10 Films Directors Regret Making

Directors wish they never made these movies.

Shutter Island Teddy Daniels

It's so easy for moviegoers to take for granted just how damn difficult it is to get even the worst movie made.

No matter how bad a film might be, there's someone, somewhere who worked extremely hard on it, whether the filmmaker, cast, or below-the-line crew.

And for many directors, a gig is a gig - a film might not have the greatest script, but if it pays decently and keeps them in the life to which they're accustomed, that's not so bad, right?

Yet that hasn't stopped filmmakers periodically piping up, getting uncommonly honest, and even straight-up announcing that they regret one of their past ventures.

This is, of course, much easier to admit with a film that was critically and/or commercially unsuccessful, and so it's little surprise that most of the movies on this list underwhelmed in one way or another.

But they're certainly not all disasters - far from it, in some cases - yet to the same token, if a filmmaker spends years of their life working on a movie only for it to be rejected by critics or audiences, that's gotta sting.

And so, here are 10 movies which, for better or worse, those behind the camera regret making...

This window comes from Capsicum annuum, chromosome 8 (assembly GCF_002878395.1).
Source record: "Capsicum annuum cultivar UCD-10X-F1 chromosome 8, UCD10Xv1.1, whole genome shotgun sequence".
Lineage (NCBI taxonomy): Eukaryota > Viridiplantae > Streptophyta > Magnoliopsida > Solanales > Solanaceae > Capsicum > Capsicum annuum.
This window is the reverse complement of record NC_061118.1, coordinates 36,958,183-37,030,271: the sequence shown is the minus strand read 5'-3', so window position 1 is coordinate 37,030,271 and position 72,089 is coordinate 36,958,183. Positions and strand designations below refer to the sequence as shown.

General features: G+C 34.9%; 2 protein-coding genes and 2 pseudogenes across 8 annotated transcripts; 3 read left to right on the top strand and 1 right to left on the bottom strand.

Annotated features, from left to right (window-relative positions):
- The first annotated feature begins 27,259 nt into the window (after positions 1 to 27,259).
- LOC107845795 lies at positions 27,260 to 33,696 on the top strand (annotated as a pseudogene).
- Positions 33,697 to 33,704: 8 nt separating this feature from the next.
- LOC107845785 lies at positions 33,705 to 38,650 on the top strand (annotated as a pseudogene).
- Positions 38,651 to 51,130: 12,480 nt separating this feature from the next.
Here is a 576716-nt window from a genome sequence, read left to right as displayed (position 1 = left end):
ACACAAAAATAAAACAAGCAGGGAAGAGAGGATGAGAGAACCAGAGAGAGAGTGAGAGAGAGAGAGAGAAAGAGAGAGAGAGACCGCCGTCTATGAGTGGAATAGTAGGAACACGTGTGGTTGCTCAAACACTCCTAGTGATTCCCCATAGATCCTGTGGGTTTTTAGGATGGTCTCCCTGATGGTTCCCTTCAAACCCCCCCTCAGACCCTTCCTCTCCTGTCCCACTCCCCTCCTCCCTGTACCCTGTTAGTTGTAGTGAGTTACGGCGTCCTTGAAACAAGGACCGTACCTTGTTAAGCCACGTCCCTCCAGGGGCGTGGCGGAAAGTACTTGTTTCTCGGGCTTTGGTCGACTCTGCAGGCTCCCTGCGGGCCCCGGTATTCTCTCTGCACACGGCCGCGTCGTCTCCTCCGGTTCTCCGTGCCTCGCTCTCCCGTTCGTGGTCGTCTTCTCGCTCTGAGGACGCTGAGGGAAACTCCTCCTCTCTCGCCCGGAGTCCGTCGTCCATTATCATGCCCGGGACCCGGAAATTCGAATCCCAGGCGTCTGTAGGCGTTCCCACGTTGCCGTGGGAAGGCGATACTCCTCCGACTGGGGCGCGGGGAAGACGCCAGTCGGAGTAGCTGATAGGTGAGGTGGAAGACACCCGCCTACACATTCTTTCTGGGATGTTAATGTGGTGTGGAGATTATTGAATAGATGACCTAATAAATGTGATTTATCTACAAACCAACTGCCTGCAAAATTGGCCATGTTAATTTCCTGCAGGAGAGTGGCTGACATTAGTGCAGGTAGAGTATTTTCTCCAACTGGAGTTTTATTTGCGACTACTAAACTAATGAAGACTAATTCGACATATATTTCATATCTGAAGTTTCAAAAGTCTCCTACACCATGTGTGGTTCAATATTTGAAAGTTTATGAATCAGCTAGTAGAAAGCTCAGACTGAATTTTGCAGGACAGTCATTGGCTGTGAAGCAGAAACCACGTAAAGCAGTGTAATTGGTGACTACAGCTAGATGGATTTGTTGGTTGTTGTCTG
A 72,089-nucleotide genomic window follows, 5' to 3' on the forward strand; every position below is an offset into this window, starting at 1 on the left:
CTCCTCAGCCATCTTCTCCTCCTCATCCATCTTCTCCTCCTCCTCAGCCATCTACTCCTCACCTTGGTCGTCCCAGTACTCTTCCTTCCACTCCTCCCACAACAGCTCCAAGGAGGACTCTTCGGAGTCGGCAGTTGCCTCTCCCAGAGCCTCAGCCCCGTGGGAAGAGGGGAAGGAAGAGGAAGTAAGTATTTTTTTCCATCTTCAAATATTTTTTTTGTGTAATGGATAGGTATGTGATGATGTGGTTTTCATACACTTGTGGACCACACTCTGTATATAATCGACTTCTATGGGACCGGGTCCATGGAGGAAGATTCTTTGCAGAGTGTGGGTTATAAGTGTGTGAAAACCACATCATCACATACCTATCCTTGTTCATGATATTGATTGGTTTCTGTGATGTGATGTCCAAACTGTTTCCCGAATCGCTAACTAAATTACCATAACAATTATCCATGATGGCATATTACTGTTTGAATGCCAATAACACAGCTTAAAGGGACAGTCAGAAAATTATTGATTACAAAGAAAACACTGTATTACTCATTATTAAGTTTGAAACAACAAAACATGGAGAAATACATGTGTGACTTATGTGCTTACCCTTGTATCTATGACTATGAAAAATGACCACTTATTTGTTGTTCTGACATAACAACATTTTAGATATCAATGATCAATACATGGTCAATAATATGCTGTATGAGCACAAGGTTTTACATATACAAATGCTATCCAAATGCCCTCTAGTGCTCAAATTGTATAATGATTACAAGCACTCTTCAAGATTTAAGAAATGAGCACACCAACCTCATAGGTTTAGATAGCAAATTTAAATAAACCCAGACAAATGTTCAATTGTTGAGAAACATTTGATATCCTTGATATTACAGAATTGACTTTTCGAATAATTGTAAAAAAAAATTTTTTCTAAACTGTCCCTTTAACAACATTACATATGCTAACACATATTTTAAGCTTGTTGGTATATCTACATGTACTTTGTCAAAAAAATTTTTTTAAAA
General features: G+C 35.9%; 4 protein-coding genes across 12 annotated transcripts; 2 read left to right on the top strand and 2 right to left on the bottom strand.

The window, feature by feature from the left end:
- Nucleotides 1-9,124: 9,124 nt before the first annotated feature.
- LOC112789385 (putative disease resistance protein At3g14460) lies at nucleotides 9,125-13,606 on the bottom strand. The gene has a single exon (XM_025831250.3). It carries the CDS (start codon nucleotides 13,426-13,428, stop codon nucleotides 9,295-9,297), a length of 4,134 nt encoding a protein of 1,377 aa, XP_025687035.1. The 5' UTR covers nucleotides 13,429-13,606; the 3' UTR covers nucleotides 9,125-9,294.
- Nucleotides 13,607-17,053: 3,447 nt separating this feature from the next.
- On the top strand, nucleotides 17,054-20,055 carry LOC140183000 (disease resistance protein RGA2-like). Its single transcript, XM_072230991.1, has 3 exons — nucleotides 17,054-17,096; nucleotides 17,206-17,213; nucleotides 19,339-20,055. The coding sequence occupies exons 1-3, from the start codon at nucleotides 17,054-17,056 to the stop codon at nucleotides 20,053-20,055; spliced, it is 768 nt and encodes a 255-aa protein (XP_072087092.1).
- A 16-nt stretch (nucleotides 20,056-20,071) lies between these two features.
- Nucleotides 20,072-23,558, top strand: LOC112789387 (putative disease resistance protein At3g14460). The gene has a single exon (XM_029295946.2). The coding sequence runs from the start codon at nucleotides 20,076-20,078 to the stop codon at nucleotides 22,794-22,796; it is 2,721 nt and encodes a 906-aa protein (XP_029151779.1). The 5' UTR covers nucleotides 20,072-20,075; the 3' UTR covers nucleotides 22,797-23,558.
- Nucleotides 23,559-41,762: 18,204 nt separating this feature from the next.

10. The Game - David Fincher

Shutter Island Teddy Daniels

Though few are going to hold up The Game as one of David Fincher's better movies - largely due to the sheer number of stone cold masterpieces he counts among his back catalogue - by any metric it's a taut, solidly crafted thriller.

Yet Fincher, ever the famous perfectionist, has serious misgivings about the film's third act, enough that he even wishes he followed the advice of his wife/producer Ceán Chaffin and didn't direct the movie at all.

In a 2014 interview with IndieWire, Fincher said:

"In hindsight, my wife was right. We didn't figure out the third act, and it was my fault, because I thought if you could just keep your foot on the throttle it would be liberating and funny."

Though The Game's ending - where it's revealed that Nicholas' (Michael Douglas) entire harrowing ordeal was indeed a staged game - is certainly the film's most polarising aspect, there are still many fans who are very, very happy that a director as skilled as Fincher was the one to make it.


Stay at home dad who spends as much time teaching his kids the merits of Martin Scorsese as possible (against the missus' wishes). General video game, TV and film nut. Occasional sports fan. Full time loon.